In the Liverpool City area, 2,704 of the 6,973 Western European EU citizens own their own home and (so they would all need to be sold) and 4,007 of the 5,589 Eastern European EU citizens rent a property, so again all those rental properties would all come on the market at the same time.

Hard Brexit and mass EU Migration would mean c. 3,300 properties being dumped onto the housing market in a short period of time, meaning there would be a massive drop in Liverpool property values and rents, causing negative equity for thousands of Liverpool homeowners and many buy-to-let landlords would be out of pocket.

While there is no certainty as to what the future will hold, both UK expats in the EU and EU citizens in the UK rights will no longer be guaranteed and will be subject to bilateral renegotiation.

All I ask is that the politicians are sensible with each other in the negotiations. A lot of the success of the Liverpool (and UK) property market has been built on high levels of homeownership and more recently in the last 10/15 years, a growth of the rental sector with lots of demand from Eastern Europeans coming to Liverpool (and the surrounding area) to get work and provide for their families. Many Liverpool people have invested their life savings into buying a buy to let property.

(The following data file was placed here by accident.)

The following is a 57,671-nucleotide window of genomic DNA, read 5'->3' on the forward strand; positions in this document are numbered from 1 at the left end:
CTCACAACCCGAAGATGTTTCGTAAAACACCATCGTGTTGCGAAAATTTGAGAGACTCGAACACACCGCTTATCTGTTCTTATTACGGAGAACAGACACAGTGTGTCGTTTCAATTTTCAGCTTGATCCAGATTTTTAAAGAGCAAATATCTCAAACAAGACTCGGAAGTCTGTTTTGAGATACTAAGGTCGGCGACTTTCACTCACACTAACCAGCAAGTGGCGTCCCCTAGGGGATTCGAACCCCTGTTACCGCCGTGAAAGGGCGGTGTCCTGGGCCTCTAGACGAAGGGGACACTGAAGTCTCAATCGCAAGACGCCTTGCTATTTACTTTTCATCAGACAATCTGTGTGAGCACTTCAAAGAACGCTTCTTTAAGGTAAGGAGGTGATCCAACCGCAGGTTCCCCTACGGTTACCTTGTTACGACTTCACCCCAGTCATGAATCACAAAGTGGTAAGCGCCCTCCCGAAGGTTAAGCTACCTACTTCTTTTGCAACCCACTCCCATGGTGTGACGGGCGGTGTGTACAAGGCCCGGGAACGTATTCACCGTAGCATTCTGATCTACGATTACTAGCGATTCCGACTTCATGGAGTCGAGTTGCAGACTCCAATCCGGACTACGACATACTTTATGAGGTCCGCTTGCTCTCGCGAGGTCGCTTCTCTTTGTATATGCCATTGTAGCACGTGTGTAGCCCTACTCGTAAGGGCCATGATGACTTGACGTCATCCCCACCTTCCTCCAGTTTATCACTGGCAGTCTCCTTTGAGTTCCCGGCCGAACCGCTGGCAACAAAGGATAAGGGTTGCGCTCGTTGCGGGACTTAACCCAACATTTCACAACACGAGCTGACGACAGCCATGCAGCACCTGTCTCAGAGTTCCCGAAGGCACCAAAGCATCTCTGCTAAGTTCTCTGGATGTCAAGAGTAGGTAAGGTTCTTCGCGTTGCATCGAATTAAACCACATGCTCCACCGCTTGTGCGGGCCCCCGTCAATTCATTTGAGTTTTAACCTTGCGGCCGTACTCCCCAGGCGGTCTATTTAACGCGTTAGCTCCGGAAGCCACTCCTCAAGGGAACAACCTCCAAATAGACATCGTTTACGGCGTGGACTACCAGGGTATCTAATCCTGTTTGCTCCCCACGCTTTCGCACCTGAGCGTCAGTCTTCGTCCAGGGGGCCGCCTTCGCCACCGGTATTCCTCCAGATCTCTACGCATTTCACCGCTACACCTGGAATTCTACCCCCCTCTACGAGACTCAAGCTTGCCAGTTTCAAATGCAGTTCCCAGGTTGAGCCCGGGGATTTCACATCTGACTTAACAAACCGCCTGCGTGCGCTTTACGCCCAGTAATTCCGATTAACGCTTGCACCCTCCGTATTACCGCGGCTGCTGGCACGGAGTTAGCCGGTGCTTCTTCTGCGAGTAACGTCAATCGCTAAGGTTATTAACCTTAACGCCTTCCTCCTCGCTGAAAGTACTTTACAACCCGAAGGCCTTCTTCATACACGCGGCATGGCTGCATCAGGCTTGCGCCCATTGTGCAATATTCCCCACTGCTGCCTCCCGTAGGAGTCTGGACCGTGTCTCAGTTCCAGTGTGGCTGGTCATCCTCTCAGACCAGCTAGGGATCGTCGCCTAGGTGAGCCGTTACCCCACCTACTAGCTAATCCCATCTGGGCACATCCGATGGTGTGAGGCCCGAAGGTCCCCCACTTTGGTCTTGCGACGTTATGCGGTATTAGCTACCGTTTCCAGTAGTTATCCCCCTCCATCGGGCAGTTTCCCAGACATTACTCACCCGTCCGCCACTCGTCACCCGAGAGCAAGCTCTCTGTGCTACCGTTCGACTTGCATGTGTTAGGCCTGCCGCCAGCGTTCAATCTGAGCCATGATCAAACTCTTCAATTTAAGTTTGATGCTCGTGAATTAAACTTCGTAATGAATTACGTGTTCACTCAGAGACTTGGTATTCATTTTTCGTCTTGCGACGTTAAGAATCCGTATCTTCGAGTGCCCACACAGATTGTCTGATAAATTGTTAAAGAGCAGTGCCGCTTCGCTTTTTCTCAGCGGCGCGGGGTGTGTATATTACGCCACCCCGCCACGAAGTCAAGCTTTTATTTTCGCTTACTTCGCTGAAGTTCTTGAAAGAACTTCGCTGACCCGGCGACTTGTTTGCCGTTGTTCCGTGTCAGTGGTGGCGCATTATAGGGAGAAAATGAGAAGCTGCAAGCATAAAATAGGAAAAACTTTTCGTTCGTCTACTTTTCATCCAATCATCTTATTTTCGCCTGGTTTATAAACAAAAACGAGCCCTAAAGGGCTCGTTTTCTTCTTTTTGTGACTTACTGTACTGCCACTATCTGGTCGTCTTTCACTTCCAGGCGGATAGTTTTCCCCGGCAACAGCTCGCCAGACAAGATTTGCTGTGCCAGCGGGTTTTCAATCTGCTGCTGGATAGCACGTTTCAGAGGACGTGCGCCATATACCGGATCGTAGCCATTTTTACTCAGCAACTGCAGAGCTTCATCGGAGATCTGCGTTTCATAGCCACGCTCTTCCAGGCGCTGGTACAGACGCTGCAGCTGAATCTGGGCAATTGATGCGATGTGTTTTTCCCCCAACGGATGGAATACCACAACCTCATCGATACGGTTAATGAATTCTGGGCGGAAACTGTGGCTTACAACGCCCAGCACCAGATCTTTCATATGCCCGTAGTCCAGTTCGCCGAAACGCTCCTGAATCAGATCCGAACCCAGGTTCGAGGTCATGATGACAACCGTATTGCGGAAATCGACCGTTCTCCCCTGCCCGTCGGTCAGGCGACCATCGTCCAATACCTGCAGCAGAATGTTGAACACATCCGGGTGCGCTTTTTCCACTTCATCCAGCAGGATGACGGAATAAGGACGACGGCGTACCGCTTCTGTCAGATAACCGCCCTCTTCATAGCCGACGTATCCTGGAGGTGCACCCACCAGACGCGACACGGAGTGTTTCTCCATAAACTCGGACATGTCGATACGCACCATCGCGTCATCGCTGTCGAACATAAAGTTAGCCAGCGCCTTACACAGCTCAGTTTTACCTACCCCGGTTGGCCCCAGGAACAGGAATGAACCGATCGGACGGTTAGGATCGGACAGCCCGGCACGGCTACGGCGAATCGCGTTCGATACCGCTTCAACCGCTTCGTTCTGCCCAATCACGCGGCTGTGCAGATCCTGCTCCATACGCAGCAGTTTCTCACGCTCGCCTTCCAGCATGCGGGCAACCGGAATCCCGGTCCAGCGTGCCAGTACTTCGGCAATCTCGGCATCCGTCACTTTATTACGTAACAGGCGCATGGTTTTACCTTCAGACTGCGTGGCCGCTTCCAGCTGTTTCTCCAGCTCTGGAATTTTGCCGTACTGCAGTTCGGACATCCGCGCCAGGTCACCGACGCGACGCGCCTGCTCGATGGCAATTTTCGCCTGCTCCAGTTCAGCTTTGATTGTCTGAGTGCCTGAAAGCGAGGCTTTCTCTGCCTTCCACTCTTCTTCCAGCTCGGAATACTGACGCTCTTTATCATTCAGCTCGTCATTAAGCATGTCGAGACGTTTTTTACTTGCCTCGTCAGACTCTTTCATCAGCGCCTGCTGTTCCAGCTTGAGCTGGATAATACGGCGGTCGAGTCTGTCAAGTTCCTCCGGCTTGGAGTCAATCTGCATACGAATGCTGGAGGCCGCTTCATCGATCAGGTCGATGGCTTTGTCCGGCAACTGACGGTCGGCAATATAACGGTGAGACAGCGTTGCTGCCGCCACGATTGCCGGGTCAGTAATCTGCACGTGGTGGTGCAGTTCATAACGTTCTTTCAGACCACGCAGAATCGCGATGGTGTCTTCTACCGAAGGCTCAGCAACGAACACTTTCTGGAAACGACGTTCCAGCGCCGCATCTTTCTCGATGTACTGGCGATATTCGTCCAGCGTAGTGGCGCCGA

Much will depend on what is politically realistic. Unilateral knee-jerk reactions and measures caused by a hard Brexit would not only likely cause major disruption or suffering to the 3 million EU citizens living in the UK, but also everyone who owns property in the UK … politics aside – a hard Brexit is in no one’s interests.

18 May

16.81 Babies Born for Each New Home Built in the Liverpool area


As more babies are being born to Liverpool mothers, I believe this increase will continue to add pressure to the over stretched Liverpool property market and materially affect the local property market in the years to come.

On the back of eight years of ever incremental increasing birth rates, a significant 16.81 babies were born for every new home that was built in the Liverpool council area in 2016.  I believe this has and will continue to exacerbate the Liverpool housing shortage, meaning demand for housing, be it to buy or rent, has remained high.  The high birth rate has meant Liverpool rents and Liverpool property prices have remained resilient – even with the challenges the economy has felt over the last eight years, and they will continue to remain high in the years to come.

This ratio of births to new homes has reach one its highest levels since 1945 (back in the early 1970’s the average was only one and a half births for every household built).  Looking at the local birth rates, the latest figures show we in the Liverpool council area had an average of 62.9 births per 1,000 women aged 15 to 44.  Interestingly, the national average is 61.7 births per 1,000 women aged 15 to 44 and for the region its 54.4 births per 1,000 women aged 15 to 44.